½ cup 1 cup Cooked soba (buckwheat) noodles
1 1 Carrot, grated
2 2 Green onions, chopped
1 cup 2 cups Asparagus spears, cooked, chilled and chopped into 2-inch pieces
2 oz. 4 oz. Tempeh, crumbled
½ cup ½ cup Cooked edamame (green soybeans)

Find out more at: http://www.DiscoverHerbalife.com

A Roast with the Most: Fall Harvest Veggies

Roasting veggies brings out their sweetness.

The change of seasons brings with it a new group of fruits and vegetables. Apples, root vegetables like carrots and sweet potatoes and all the cabbage family foods, like broccoli and cauliflower, are at their peak now. And many are great for roasting—one of my favorite fall cooking methods.

With the grilling season over, I start giving a lot more foods the roasting treatment. The oven’s dry heat will caramelize the natural sugars in foods and brings a depth of flavor to fruits and vegetables that summer grilling can’t touch.

Root Veggie Roast

If you’ve never roasted root vegetables, you should give it a try. Roasted carrots are particularly delicious. Toss them with a little olive oil and balsamic vinegar, sprinkle with salt and pepper, then spread out on a cookie sheet and roast at 425 degrees for about a half hour until they’re tender. The vinegar turns into a sticky, syrupy glaze that coats them irresistibly. You can give the same treatment to sweet potatoes or beets—tossing them with something tart before roasting, like lemon or lime juice, vinegar, or even pomegranate juice to contrast with their natural sweetness.

Roasted veggies make a great side dish, but on the off chance there are any leftovers, they’re great added to soups and stews. Or you can slice them up cold and dress with vinaigrette, or add to mixed greens to give some fall flavor to your tossed salad.

Cauliflower Power

I was never much of a cauliflower lover until I started roasting it; now it’s become a fall staple at my house. Roasting softens the strong flavor. The cauliflower gets sweeter, and the texture becomes almost meaty. I coat the florets and a sliced onion with a dash of olive oil, sprinkle with salt, pepper and curry powder and then roast. Broccoli and Brussels sprouts—other veggies that are often a hard sell—are also delicious roasted with some oil and garlic.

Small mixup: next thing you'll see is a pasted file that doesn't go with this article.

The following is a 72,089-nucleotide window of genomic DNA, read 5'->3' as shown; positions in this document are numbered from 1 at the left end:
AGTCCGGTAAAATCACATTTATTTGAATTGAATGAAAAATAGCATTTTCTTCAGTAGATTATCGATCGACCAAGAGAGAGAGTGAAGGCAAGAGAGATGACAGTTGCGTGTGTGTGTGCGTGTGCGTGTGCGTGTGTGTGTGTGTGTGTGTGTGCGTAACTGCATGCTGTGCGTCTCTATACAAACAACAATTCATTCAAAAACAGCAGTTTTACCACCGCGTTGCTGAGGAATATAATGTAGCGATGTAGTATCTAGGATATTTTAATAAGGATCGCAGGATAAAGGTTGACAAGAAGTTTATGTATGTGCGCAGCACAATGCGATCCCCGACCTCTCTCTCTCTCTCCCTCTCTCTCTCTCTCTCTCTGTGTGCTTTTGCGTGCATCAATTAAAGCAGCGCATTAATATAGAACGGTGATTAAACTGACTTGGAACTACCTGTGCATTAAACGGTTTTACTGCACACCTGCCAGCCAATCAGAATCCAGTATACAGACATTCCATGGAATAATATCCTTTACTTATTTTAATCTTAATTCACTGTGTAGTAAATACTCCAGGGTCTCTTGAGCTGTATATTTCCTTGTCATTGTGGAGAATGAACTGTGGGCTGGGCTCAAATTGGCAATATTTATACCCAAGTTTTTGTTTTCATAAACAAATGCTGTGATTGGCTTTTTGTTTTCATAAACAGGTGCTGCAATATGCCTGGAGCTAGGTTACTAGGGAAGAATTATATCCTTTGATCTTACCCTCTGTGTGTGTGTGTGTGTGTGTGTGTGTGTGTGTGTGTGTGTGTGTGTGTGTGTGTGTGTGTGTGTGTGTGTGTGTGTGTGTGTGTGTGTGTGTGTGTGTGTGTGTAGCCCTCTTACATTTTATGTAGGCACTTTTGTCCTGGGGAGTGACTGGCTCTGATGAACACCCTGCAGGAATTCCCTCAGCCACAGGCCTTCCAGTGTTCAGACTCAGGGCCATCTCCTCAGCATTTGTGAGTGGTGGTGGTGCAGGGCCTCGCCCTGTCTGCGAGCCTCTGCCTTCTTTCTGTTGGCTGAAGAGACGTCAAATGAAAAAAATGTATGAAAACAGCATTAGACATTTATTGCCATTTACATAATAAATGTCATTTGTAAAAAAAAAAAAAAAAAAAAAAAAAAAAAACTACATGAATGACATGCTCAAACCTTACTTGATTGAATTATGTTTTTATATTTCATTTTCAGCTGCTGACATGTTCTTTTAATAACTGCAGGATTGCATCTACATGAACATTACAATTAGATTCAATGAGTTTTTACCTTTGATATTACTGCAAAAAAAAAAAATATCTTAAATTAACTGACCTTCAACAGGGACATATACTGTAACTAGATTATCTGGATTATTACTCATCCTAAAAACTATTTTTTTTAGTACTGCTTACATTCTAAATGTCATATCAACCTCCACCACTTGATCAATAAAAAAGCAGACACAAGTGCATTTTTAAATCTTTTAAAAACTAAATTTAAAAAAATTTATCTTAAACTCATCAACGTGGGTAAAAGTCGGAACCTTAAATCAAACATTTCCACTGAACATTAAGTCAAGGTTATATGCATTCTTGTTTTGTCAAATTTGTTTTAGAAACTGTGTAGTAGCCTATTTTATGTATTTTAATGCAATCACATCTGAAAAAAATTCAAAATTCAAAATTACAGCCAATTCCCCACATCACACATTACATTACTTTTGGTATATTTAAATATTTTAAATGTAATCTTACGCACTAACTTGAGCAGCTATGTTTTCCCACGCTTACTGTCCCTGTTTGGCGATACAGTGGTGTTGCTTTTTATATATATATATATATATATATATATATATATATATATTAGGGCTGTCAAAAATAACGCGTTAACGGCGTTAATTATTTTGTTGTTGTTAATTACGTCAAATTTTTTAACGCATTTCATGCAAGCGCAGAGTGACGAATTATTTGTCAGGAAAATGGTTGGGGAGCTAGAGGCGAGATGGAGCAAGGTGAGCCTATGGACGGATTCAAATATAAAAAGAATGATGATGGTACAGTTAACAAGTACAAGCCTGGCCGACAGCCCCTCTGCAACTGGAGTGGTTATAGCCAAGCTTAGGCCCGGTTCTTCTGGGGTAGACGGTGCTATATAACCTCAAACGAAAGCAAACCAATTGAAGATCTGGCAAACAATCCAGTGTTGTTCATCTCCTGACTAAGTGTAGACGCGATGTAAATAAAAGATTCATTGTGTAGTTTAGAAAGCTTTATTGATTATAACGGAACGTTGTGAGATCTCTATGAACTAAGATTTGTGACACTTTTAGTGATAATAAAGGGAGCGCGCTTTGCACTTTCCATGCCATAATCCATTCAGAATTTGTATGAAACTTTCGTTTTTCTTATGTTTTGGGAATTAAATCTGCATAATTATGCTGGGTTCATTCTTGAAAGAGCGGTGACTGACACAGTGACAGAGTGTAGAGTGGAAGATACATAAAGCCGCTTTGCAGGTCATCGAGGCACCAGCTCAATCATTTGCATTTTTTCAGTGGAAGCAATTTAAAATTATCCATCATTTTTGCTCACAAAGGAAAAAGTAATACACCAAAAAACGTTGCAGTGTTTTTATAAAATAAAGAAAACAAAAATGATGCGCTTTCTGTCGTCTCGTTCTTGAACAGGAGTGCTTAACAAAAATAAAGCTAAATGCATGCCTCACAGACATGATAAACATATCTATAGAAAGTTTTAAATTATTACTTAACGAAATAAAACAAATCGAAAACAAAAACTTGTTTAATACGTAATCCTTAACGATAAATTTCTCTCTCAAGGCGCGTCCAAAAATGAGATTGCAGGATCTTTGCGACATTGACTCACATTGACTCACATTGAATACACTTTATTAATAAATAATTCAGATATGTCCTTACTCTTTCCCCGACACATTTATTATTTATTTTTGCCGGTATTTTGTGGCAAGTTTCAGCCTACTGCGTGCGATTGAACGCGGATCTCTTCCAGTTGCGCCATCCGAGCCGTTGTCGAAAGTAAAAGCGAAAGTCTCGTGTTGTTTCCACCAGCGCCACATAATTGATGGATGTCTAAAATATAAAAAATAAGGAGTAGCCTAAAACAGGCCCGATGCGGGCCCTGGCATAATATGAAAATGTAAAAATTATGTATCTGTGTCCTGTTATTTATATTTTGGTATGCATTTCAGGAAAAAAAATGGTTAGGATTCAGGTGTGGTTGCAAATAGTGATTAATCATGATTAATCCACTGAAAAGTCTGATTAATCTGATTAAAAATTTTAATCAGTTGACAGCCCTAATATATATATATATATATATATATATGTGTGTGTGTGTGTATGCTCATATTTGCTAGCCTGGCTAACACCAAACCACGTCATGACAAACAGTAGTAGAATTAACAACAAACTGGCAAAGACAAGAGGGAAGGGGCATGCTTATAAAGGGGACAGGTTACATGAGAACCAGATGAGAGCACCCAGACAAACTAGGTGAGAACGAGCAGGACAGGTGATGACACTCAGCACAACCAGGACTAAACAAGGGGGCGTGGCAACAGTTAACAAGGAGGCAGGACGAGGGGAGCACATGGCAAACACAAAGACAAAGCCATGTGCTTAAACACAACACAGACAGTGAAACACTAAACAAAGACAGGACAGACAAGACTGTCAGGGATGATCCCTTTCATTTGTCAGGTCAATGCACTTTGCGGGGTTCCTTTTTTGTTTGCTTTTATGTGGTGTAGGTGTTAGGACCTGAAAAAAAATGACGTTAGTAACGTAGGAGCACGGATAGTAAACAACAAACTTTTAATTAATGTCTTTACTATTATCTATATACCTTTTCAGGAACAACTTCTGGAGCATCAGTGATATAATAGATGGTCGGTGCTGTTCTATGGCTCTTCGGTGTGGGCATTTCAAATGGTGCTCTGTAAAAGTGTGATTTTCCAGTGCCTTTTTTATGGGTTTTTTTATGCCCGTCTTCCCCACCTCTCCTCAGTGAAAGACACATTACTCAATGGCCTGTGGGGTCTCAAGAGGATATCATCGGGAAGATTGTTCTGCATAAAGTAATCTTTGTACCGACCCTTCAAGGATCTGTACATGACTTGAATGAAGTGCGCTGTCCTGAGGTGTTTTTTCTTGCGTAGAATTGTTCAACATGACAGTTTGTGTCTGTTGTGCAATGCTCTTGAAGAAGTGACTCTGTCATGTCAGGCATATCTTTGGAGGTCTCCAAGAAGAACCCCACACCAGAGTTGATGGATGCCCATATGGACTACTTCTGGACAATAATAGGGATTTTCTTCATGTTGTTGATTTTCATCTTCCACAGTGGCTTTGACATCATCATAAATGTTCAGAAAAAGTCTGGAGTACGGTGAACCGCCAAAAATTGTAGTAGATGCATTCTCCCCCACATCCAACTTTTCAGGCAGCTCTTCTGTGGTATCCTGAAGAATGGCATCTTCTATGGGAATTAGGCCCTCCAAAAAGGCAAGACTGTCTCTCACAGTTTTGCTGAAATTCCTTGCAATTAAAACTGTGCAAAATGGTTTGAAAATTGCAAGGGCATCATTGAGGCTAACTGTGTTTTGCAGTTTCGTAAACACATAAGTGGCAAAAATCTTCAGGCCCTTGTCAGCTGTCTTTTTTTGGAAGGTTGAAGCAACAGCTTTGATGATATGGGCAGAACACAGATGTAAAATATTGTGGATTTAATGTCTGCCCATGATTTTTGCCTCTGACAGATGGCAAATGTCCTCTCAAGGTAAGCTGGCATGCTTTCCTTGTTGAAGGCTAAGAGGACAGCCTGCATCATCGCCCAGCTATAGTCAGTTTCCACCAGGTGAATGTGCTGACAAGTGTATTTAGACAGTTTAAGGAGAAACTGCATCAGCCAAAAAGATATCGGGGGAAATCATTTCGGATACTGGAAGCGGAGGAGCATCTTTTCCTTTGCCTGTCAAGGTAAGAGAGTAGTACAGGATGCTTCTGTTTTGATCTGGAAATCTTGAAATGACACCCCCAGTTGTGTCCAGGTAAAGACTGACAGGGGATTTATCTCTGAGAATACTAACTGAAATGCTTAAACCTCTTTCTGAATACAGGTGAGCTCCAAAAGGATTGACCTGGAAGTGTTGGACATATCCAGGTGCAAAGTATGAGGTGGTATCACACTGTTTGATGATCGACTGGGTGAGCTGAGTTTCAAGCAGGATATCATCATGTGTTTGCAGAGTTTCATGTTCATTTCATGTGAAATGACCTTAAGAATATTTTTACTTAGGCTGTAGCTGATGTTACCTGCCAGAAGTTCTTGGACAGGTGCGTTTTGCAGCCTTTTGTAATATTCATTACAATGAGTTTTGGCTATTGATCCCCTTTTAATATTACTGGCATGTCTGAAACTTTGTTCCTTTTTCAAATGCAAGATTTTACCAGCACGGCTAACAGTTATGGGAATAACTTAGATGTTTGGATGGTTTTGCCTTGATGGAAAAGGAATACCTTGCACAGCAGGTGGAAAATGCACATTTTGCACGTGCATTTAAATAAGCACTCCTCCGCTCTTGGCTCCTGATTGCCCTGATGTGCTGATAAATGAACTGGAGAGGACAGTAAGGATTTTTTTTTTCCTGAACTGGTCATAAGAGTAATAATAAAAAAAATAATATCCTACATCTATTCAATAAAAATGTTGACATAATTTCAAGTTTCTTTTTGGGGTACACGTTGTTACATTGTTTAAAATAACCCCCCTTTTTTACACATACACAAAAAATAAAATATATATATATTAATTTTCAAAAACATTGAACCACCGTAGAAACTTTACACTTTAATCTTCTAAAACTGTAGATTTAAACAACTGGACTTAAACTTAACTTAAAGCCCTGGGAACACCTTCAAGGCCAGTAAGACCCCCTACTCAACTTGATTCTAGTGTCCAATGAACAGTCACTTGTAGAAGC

You can roast fruits, too. Fall apples are fantastic when they’re prepared this way. Pretty much any variety will do, and you don’t need to peel them. Just cut in halves or quarters, remove the core and spread them in a single layer on a cookie sheet, sprayed with nonstick spray and roast like you would the veggies. You can toss them with a little lemon juice, apple juice or, if you want, spices first. But if you start with tasty fresh apples, they’re really good on their own.

Here’s another fall favorite recipe:

Roasted Brussels Sprouts with Garlic and Parmesan

Even those who think they don’t like Brussels sprouts will admit that these are delicious. Roasting quickly with high heat mellows the flavor, and the Brussels sprouts end up tender and sweet. Tossed with a little fresh garlic and parmesan cheese, they make a fantastic side dish. If you have any left over, refrigerate and add to a tossed green salad the next day.

1 pound fresh Brussels sprouts
2 Tablespoons + 2 teaspoons olive oil
1/2 teaspoon salt
1/4 teaspoon ground black pepper
1 clove garlic, minced
2 Tablespoons parmesan cheese

Preheat oven to 400 degrees. Line a baking sheet (large enough to hold sprouts in a single layer) with foil, and drizzle with 2 teaspoons of olive oil. Place baking sheet in the oven while you prepare the Brussels sprouts. Trim the ends of the Brussels sprouts and cut in half. Place in a medium bowl and add 2 Tablespoons olive oil, salt and pepper. Toss to coat with olive oil mixture. When oven is hot, toss sprouts onto prepared baking sheet. Roast for about 20 minutes or so, shaking the pan every 5 minutes until some of the outer leaves are nicely browned and crispy and sprouts are tender. Transfer Brussels sprouts to a serving bowl, add garlic and parmesan cheese and toss to coat.

Find out more at: http://www.DiscoverHerbalife.com

3 ways to help your fruit and vegetables pack a nutrient punch!

3 ways to help your fruit and vegetables pack a nutrient punch! Herbalife nutrition adviceThe way you select, store and prepare your fruits and vegetables can go a long way towards locking in the most nutrition – and will help you get the most nutritional benefit from the fruits and vegetables that you eat. This week, I’m looking at how you can lock in the nutrients in fruit and vegetables.